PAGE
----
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I had some expectations about this movie, since i saw it on Leno a couple weeks ago and the clip left me mouth-watering. It didn't seem to have that much of a story at first, but the performances of the actors were pretty outstanding in the clip – as well as in the trailer – so i was left a bit curious about the whole deal.
It could turn out to be an utter and complete flop...
Then, I thought... John Travolta isn't an amateur and neither is Scarlett Johansson. Both of them have already impressed us in the past; Scarlett showed her potential in Lost in Translation and later confirmed it on A Good Company. John has been a personal favorite ever since the comic appearance in Look Who's Talking and established himself later as a top-notch actor with the acclaimed Tarantino's Pulp Fiction. He has failed to disappoint since then.
There seemed to be a good set of reasons to watch this.
The movie is based on a novel, Off Magazine Street [amazon .co.uk .com], written by Ronald Capps. Having not read the book I can't establish a parallel between the original novel and the adapted movie. I can, however, talk about the outstanding screenplay and how it unfolded throughout the movie.
From both the trailer and the synopsis, one gets the idea that it's a simple story about a girl who returns to New Orleans after her mother has passed away. She then proceeds to find a couple of strangers – to her, at least – living in her house. Not much more can be guessed about the story, but the truth is that it doesn't lack in both depth and surprise.
At certain times, the movie seems to linger on, which could leave a sensation of boredom in the viewer – some might even say the movie is too long – but I enjoyed it nonetheless.
At its core, the movie is about relationships in an, apparently, hostile environment. Scarlett's character, Pursy Will, which is only 18, is quite lost in the world without any guidance whatsoever. She ends up finding it in the least expected place. Bobby Long, played by John Travolta, who is an english teacher haunted by his past and one who constantly uses lines from characters in books, goes through a changing journey ever since Pursy arrives in his doorstep. Sharing the house with Lawson Pines (Gabriel Macht), who is in charge of writing Bobby Long's book, they both try to tire Pursy away with their bad habits – namely drinking – since all they want is to be left alone with the house and not having to share it with their late friend's daughter. However, she's not willing to give up that easily and adopts her own strategy to get rid of them.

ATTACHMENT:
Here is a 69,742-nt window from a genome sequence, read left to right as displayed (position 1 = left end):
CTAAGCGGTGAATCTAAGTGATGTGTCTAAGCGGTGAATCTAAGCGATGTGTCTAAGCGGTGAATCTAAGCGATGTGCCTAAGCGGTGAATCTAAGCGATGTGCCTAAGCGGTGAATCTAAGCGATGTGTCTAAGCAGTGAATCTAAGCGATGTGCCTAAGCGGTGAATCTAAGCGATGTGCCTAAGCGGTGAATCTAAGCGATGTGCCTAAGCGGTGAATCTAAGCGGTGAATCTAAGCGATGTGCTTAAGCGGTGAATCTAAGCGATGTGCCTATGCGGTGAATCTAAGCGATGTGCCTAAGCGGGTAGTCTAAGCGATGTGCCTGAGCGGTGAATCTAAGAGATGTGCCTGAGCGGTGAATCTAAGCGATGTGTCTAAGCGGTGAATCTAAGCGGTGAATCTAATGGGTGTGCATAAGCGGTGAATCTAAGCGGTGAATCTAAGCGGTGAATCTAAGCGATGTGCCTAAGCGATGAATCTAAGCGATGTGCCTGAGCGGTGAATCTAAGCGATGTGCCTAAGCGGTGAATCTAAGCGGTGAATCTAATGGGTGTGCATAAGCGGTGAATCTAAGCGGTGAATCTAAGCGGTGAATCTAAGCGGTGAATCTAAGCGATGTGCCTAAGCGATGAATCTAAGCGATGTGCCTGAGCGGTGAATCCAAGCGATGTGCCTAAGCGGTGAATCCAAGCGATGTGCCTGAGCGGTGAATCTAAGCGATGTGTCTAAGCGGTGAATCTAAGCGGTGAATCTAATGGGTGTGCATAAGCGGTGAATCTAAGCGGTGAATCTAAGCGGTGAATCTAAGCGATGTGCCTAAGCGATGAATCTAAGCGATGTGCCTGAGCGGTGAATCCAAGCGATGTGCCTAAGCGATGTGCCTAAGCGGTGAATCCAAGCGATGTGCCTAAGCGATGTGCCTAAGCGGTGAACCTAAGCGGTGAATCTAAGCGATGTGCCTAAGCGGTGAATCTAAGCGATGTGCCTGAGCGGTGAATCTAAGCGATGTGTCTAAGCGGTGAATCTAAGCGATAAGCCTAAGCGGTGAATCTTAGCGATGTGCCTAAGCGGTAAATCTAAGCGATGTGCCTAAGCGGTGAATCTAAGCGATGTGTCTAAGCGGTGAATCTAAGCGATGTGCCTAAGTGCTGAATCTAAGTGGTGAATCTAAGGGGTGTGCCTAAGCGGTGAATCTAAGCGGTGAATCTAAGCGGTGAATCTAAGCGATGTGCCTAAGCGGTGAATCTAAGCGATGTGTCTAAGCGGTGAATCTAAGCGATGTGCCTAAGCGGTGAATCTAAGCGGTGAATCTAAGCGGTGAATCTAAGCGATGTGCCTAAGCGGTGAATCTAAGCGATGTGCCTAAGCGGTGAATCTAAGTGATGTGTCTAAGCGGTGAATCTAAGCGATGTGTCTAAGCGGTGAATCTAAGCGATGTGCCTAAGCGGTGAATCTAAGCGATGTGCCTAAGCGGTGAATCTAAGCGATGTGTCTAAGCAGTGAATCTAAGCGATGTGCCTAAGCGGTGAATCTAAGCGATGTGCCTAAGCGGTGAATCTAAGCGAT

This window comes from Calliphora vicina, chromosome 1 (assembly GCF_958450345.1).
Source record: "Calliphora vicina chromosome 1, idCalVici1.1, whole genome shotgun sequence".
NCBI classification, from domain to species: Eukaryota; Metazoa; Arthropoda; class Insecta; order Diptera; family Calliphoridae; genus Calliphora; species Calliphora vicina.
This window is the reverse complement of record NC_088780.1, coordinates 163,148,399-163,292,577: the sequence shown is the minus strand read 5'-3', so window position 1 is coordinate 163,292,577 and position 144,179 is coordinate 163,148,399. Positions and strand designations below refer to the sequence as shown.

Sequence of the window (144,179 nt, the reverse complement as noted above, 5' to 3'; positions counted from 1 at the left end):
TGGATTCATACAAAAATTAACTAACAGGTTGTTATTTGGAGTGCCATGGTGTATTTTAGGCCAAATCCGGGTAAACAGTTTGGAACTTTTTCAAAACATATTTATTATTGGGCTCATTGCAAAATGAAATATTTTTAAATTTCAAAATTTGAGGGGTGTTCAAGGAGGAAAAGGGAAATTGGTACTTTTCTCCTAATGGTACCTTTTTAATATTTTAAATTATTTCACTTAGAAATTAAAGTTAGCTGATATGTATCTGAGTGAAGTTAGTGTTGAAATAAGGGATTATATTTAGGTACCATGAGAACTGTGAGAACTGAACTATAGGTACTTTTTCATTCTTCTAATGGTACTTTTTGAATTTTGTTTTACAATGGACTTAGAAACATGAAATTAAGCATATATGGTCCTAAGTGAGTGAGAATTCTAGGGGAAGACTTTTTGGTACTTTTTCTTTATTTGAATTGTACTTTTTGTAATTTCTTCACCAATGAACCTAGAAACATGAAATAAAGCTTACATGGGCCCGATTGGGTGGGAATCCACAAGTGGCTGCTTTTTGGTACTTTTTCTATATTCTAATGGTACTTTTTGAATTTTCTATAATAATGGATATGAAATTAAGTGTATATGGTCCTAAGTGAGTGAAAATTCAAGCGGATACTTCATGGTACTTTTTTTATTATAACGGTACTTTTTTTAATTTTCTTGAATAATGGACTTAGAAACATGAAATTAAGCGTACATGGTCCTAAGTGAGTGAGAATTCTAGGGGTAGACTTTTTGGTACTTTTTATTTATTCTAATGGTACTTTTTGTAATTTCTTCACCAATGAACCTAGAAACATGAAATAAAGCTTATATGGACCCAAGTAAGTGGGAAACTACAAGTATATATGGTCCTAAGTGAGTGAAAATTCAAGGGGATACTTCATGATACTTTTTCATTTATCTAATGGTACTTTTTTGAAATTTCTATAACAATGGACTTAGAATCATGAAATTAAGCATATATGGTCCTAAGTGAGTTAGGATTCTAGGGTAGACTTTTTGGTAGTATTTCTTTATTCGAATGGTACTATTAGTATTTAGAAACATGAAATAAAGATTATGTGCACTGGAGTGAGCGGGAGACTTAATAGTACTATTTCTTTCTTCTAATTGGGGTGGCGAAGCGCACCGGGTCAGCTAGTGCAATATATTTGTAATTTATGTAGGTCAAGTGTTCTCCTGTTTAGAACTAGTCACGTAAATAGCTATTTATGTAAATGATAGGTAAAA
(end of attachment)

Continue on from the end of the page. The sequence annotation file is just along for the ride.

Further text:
This is an evident character based movie. It's not filled with special effects, doesn't have outstanding action sequences, but still it can make the same impact solely based on three glorious theatrical performances. John, Scarlett and Gabriel – who, by the way, was in no way overshadowed by the great names starring beside him – deliver great performances, giving enormous depth to their characters.
John Travolta, once again, shows that he cannot be type-casted. Has has never been caught up in one kind of character because he has always managed to play different parts in each movie he makes. Good guy, bad guy, alcoholic, family guy, you name it. This time, he assumed the life of a bitter english teacher, and he did it flawlessly. If you ask me, he deserves – at least – an Oscar nomination. And so does Scarlett Johansson, who puts a lot into this character, which was not easy to play. With some wound up scenes as well as calm, she was given a good challenge, and lived up to the expectations. Bravo, both of you.
For those who like rich storied movies with a slow rythm – don't want to get you bored, the movie is a bit slow at times – you won't be disappointed with this movie. Specially if you appreciate a good performance by the actors, like myself. If not, give it a chance, it might surprise you.